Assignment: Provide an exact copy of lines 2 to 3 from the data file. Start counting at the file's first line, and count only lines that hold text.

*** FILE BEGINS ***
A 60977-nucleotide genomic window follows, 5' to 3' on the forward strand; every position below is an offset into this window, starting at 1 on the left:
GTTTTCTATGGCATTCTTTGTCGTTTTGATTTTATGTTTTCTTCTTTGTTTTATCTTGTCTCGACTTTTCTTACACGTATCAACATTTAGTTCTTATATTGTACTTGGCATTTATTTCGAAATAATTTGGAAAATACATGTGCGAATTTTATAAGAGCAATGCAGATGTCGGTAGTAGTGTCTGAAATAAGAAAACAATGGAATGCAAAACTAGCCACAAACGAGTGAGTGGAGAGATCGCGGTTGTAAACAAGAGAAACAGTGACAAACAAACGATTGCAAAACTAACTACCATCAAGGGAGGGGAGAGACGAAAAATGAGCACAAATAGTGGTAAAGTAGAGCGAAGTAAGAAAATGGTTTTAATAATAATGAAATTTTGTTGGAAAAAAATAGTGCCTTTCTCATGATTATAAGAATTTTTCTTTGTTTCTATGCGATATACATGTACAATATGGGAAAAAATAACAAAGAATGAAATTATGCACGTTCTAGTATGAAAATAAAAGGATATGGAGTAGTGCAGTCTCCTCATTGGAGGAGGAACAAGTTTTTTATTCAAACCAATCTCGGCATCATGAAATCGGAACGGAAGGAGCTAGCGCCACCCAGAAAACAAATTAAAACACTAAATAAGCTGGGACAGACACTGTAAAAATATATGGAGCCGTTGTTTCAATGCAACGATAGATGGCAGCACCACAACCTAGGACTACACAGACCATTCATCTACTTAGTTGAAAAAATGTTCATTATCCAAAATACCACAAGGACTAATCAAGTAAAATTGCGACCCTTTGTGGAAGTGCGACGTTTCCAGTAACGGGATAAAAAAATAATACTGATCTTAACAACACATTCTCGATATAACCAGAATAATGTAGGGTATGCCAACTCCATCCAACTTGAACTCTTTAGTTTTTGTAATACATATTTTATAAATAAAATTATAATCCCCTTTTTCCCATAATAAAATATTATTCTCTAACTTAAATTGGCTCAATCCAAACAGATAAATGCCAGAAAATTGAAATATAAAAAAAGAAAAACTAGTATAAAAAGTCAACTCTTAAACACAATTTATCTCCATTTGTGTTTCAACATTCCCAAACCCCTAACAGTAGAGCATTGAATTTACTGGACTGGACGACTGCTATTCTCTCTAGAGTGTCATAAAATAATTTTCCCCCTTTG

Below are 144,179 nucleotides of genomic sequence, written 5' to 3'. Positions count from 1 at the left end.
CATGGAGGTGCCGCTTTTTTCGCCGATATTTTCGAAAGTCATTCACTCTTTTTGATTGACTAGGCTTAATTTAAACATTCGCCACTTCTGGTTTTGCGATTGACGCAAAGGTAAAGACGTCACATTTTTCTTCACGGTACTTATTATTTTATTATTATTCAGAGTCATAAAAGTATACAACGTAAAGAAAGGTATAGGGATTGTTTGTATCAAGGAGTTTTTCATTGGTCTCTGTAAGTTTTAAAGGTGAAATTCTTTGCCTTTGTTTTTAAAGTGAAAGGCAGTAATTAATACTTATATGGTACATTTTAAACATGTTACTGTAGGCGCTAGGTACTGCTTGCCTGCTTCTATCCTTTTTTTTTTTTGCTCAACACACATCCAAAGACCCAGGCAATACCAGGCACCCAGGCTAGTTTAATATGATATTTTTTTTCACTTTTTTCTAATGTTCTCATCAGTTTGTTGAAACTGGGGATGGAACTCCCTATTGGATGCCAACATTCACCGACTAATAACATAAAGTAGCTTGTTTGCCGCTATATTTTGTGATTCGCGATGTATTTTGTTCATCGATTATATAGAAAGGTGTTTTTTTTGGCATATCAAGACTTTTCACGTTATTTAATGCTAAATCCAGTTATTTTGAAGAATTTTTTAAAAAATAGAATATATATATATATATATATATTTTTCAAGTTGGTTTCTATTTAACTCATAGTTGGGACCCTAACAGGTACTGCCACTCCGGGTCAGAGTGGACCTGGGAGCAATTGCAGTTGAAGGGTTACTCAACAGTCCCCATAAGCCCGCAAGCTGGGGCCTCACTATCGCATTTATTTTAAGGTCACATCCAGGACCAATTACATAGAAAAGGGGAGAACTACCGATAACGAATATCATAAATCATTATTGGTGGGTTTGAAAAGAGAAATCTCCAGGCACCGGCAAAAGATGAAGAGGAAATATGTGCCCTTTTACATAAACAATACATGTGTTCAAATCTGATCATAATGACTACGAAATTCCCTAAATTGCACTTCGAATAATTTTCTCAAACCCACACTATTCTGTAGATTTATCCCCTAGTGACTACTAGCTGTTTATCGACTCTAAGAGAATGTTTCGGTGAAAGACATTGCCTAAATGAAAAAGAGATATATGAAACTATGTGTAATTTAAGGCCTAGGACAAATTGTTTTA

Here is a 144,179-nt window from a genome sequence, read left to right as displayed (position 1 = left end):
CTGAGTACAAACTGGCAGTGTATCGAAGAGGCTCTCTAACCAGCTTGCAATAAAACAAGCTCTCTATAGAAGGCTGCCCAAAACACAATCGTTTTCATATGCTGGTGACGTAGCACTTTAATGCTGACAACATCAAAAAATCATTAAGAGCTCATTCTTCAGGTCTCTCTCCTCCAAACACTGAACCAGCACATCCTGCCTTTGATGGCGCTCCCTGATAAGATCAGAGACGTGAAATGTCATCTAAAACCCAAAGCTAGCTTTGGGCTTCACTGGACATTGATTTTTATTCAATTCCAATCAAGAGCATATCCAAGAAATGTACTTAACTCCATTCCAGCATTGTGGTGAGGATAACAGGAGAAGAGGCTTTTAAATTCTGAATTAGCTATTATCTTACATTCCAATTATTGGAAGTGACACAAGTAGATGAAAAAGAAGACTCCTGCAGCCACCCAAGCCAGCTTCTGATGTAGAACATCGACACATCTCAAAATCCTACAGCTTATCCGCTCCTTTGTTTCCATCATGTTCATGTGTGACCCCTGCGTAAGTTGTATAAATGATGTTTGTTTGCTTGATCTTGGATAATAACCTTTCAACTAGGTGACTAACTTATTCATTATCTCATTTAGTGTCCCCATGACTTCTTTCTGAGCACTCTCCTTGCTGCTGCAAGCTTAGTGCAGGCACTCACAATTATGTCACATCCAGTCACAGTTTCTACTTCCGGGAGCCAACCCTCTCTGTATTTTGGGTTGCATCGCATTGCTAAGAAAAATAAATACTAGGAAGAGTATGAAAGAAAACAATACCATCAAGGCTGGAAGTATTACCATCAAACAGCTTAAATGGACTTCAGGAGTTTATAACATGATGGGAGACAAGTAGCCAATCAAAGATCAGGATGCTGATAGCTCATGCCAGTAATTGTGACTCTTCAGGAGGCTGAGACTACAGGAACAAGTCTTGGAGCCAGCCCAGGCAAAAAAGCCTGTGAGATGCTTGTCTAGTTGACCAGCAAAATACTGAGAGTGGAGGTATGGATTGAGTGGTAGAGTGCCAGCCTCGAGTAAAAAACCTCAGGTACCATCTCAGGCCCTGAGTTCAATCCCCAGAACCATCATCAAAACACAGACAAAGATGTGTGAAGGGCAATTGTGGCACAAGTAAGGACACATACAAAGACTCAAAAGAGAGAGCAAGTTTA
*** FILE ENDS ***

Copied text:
GTTTTCTATGGCATTCTTTGTCGTTTTGATTTTATGTTTTCTTCTTTGTTTTATCTTGTCTCGACTTTTCTTACACGTATCAACATTTAGTTCTTATATTGTACTTGGCATTTATTTCGAAATAATTTGGAAAATACATGTGCGAATTTTATAAGAGCAATGCAGATGTCGGTAGTAGTGTCTGAAATAAGAAAACAATGGAATGCAAAACTAGCCACAAACGAGTGAGTGGAGAGATCGCGGTTGTAAACAAGAGAAACAGTGACAAACAAACGATTGCAAAACTAACTACCATCAAGGGAGGGGAGAGACGAAAAATGAGCACAAATAGTGGTAAAGTAGAGCGAAGTAAGAAAATGGTTTTAATAATAATGAAATTTTGTTGGAAAAAAATAGTGCCTTTCTCATGATTATAAGAATTTTTCTTTGTTTCTATGCGATATACATGTACAATATGGGAAAAAATAACAAAGAATGAAATTATGCACGTTCTAGTATGAAAATAAAAGGATATGGAGTAGTGCAGTCTCCTCATTGGAGGAGGAACAAGTTTTTTATTCAAACCAATCTCGGCATCATGAAATCGGAACGGAAGGAGCTAGCGCCACCCAGAAAACAAATTAAAACACTAAATAAGCTGGGACAGACACTGTAAAAATATATGGAGCCGTTGTTTCAATGCAACGATAGATGGCAGCACCACAACCTAGGACTACACAGACCATTCATCTACTTAGTTGAAAAAATGTTCATTATCCAAAATACCACAAGGACTAATCAAGTAAAATTGCGACCCTTTGTGGAAGTGCGACGTTTCCAGTAACGGGATAAAAAAATAATACTGATCTTAACAACACATTCTCGATATAACCAGAATAATGTAGGGTATGCCAACTCCATCCAACTTGAACTCTTTAGTTTTTGTAATACATATTTTATAAATAAAATTATAATCCCCTTTTTCCCATAATAAAATATTATTCTCTAACTTAAATTGGCTCAATCCAAACAGATAAATGCCAGAAAATTGAAATATAAAAAAAGAAAAACTAGTATAAAAAGTCAACTCTTAAACACAATTTATCTCCATTTGTGTTTCAACATTCCCAAACCCCTAACAGTAGAGCATTGAATTTACTGGACTGGACGACTGCTATTCTCTCTAGAGTGTCATAAAATAATTTTCCCCCTTTG

Below are 144,179 nucleotides of genomic sequence, written 5' to 3'. Positions count from 1 at the left end.